A Little Bit Closer

IN MY LAST POST, I showed how some associations between people living in Gates County, North Carolina, at the end of the 18th century and New Kent County, Virginia, at the end of the 17th century had led me to discover apparent genealogical connections between both locations.

This led me to a rather stunning discovery, as I understood that my ancestor Graham Collins (1802-1880), who was born in Gates County, was very likely named after a local landowning family in New Kent, the Grahams. I also understood that my Collins ancestors likely had deep roots among the mixed Indian families of that region, most of whom were Pamunkey Indians.

Perusing the tax lists of that region, excerpted by Paul Heinegg, dredged up some familiar names. In King William County, the following Collinses appear starting in the following years: John Collins (1782), Mason, John, and William Collins (1787), James Collins (1790). Interestingly James Collins is the most poorly documented individual from my family in Gates County, disappearing from tax lists in the 1820s. There is a James Collins who reappears in King William County in the 1830s. Could this be the same man?

James, John, and Mason Collins all appear in King & Queen County as well at this time. Moreover, an Elijah Collins also appears. This is quite interesting to me, as my ancestor Graham Collins’s eldest son was named Elijah Collins. A Thomas Collins appears too. So, in King William and King & Queen Counties, we find the almost exact family names as we do in Gates County and Nansemond County: Thomas, James, William, Elijah.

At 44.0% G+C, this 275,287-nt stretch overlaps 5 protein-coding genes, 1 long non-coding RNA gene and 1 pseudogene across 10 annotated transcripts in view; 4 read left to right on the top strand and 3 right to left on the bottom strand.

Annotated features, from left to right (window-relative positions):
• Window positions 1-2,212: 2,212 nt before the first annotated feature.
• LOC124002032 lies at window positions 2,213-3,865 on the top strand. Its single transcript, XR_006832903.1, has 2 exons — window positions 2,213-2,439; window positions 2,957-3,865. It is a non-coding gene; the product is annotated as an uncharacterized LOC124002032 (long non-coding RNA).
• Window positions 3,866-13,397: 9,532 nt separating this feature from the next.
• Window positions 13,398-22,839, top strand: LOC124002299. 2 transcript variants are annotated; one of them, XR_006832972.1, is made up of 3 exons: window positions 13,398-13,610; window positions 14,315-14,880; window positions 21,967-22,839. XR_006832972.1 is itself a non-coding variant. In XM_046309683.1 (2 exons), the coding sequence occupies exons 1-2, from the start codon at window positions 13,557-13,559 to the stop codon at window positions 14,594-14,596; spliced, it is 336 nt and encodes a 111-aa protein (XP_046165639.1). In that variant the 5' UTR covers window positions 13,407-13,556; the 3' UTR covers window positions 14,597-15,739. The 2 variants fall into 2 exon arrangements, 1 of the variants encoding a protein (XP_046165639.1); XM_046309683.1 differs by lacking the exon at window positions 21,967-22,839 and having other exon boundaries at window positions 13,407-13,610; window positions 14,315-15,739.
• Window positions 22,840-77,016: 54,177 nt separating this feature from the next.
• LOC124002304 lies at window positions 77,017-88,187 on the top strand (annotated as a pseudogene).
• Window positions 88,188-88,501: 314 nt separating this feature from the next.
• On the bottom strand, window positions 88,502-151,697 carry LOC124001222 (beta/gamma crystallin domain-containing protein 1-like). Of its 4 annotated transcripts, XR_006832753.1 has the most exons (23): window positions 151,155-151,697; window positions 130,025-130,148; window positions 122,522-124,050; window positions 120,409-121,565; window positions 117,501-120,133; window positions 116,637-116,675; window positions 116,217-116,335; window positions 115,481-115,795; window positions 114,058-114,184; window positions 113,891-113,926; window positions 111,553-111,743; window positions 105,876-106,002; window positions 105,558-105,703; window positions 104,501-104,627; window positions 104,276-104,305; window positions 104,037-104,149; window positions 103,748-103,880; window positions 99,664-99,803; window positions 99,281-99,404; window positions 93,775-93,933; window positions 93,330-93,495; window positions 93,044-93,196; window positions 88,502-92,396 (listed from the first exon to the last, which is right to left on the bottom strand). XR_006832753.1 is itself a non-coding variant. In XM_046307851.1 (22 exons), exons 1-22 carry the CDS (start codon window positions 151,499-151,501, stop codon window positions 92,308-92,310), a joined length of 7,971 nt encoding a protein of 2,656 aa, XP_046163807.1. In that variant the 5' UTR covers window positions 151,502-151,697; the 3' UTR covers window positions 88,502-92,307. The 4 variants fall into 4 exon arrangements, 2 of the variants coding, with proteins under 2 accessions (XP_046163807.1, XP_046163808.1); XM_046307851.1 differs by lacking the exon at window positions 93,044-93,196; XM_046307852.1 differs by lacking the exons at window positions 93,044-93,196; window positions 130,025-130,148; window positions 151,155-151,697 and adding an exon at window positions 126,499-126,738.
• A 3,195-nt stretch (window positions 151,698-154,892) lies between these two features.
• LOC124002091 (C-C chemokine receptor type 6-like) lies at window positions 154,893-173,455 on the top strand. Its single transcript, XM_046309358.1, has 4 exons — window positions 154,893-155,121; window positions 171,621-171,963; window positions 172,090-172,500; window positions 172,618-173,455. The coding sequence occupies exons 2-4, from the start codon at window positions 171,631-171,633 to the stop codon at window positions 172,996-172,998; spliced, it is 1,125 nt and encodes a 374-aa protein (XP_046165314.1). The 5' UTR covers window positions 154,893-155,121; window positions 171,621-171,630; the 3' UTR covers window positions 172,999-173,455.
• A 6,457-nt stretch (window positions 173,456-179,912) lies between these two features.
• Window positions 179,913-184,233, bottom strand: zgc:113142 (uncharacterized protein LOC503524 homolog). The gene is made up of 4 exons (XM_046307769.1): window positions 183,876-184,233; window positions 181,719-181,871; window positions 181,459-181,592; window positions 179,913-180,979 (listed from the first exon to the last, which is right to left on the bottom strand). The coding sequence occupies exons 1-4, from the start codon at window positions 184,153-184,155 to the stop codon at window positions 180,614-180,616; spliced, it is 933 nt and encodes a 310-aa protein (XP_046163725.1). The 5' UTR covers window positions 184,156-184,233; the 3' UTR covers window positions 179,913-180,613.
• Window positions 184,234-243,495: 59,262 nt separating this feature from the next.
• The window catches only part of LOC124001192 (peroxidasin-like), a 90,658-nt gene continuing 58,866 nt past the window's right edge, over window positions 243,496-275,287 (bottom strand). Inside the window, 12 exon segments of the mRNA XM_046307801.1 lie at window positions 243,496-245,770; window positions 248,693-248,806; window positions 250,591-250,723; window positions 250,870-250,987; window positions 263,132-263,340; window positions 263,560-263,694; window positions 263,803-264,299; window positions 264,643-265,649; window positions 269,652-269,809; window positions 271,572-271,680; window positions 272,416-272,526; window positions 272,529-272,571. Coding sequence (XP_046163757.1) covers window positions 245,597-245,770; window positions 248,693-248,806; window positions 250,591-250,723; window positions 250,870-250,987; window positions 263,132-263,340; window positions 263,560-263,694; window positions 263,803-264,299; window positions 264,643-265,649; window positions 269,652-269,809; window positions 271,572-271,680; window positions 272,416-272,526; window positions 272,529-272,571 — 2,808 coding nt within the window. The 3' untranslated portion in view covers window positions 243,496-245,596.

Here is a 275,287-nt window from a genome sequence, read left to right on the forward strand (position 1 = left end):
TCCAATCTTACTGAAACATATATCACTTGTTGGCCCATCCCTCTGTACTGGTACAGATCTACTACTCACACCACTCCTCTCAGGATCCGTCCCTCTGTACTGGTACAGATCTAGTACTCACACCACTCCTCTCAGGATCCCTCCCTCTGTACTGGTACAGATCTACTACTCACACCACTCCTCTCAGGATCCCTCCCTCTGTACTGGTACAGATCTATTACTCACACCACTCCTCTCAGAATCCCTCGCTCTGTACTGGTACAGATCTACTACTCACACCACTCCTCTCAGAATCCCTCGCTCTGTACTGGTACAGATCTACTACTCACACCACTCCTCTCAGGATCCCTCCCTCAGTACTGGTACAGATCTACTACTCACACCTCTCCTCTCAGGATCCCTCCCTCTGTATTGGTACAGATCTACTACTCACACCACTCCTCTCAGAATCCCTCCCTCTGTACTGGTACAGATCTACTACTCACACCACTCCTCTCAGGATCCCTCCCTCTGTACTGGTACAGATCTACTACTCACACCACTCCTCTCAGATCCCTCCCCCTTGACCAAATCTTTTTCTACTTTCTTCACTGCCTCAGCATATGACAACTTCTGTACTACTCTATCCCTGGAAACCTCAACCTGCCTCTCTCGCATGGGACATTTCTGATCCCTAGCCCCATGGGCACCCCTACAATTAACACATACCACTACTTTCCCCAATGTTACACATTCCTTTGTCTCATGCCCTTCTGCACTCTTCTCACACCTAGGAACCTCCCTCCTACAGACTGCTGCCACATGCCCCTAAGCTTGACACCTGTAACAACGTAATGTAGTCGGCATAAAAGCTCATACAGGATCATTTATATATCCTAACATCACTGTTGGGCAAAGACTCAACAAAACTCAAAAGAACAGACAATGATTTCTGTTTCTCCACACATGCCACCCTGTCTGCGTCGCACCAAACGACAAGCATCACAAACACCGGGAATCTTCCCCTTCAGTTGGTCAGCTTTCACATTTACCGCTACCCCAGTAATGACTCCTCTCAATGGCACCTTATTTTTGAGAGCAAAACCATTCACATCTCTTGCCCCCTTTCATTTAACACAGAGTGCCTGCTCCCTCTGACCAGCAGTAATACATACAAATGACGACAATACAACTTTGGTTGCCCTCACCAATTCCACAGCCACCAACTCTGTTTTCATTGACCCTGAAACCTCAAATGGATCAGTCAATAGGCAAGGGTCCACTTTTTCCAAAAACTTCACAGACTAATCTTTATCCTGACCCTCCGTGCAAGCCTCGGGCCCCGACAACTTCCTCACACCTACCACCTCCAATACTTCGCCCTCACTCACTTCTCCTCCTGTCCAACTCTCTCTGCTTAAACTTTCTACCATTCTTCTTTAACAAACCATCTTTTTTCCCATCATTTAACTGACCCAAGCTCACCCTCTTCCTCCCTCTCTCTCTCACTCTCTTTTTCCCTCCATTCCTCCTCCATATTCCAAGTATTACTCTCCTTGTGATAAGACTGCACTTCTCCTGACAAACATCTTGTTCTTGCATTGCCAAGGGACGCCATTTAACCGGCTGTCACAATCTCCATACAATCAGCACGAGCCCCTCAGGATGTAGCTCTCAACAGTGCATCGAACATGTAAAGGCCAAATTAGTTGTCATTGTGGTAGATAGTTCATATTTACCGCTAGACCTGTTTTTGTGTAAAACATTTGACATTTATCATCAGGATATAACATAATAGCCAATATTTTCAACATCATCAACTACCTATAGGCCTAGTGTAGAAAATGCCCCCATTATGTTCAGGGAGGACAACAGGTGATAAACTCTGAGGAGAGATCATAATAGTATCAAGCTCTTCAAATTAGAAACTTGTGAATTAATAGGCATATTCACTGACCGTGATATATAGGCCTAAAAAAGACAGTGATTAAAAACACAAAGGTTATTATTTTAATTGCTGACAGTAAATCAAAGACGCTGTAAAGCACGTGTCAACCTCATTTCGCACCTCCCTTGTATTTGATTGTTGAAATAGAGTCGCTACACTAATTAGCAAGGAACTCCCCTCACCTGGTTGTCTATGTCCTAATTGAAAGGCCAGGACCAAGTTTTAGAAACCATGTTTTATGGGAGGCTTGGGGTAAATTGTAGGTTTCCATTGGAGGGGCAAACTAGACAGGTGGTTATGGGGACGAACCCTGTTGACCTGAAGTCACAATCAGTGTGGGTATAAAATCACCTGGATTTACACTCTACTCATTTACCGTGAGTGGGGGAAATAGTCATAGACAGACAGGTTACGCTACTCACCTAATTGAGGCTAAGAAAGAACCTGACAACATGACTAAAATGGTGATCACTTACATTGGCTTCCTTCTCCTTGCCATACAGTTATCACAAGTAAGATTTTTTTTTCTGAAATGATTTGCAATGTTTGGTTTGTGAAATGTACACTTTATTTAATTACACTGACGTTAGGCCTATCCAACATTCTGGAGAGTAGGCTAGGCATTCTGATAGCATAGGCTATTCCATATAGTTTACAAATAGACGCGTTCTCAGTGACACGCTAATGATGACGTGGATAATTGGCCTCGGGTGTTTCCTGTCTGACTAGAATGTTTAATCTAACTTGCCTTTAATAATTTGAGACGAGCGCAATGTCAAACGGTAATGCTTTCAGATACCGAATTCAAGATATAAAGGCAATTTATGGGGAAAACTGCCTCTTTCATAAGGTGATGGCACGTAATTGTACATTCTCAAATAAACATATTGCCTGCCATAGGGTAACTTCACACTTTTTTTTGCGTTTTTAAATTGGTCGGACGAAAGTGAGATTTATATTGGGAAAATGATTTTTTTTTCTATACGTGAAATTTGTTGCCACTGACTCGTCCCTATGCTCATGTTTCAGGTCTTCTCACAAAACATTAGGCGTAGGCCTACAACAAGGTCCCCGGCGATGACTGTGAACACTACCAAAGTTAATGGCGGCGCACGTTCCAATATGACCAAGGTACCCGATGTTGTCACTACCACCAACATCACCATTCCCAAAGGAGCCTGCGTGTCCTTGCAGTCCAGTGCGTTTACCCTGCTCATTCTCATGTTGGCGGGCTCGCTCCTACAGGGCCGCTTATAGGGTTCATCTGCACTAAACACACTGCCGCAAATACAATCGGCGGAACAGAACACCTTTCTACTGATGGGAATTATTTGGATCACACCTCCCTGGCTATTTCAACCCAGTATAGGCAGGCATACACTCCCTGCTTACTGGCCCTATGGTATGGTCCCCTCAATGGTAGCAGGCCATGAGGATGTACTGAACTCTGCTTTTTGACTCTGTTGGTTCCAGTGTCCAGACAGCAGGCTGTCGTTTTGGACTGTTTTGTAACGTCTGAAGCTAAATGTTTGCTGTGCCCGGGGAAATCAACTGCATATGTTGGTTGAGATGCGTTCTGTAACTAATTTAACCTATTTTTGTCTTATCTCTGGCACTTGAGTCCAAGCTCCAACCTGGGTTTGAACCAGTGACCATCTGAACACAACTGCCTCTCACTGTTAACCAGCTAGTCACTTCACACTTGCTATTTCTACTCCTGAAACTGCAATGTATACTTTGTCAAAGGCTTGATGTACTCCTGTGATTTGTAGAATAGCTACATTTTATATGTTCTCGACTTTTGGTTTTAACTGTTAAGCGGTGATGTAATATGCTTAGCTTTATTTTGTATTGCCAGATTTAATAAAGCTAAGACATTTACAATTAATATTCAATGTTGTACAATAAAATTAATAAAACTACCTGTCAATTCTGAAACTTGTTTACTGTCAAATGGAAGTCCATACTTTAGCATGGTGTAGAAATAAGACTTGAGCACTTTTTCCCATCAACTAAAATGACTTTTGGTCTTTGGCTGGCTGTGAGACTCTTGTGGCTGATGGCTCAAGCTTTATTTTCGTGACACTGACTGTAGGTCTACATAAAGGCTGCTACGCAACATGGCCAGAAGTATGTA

Interestingly, we find Birds, Langstons, and Sweats alongside them, the same families we find beside the Collins families in Nansemond County in the 1850 census. The tribal origin of these families is always in question. We find Boones, Butlers, and Wigginses among the Tuscarora, and among this Cypress Chapel cluster of families in Virginia. But this is more evidence of my family’s roots among the indigenous populations of Virginia and North Carolina, and I welcome it after so many years of searching.

 

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